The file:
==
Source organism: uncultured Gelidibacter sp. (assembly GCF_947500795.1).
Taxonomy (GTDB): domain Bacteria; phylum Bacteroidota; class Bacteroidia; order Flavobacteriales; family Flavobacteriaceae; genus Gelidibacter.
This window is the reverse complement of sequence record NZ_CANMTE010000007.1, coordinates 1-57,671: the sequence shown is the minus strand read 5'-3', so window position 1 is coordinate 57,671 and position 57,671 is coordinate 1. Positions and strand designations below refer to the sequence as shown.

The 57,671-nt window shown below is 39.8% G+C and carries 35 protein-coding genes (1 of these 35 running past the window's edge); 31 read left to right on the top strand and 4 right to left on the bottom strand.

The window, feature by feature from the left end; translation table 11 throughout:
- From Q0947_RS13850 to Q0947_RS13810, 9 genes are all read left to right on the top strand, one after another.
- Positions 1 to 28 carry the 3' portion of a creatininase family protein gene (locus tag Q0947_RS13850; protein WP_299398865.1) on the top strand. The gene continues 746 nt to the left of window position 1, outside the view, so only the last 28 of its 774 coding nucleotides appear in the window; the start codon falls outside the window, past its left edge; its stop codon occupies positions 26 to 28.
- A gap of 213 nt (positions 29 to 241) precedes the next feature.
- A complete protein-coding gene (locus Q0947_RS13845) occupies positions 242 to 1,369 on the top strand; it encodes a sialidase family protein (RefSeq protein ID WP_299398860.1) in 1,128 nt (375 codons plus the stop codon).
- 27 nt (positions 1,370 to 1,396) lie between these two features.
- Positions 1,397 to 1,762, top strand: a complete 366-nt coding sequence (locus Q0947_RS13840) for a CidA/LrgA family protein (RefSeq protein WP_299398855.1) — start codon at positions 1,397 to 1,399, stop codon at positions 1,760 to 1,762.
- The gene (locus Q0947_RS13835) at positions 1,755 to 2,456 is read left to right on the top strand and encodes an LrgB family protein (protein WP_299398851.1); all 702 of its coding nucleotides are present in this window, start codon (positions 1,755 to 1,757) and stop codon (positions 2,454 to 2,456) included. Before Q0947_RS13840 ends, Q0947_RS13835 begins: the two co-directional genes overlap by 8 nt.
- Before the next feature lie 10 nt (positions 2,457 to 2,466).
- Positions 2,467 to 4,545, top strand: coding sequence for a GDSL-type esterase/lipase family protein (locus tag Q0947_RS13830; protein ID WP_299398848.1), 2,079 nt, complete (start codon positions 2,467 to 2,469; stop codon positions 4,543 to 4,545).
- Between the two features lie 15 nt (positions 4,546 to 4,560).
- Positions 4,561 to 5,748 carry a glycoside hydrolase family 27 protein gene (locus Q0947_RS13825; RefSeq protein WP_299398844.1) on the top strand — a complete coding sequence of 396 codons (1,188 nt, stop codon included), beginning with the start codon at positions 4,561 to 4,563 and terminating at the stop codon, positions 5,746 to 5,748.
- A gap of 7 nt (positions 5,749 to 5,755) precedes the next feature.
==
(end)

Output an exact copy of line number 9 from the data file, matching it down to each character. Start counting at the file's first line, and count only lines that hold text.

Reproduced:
- A complete protein-coding gene (locus Q0947_RS13845) occupies positions 242 to 1,369 on the top strand; it encodes a sialidase family protein (RefSeq protein ID WP_299398860.1) in 1,128 nt (375 codons plus the stop codon).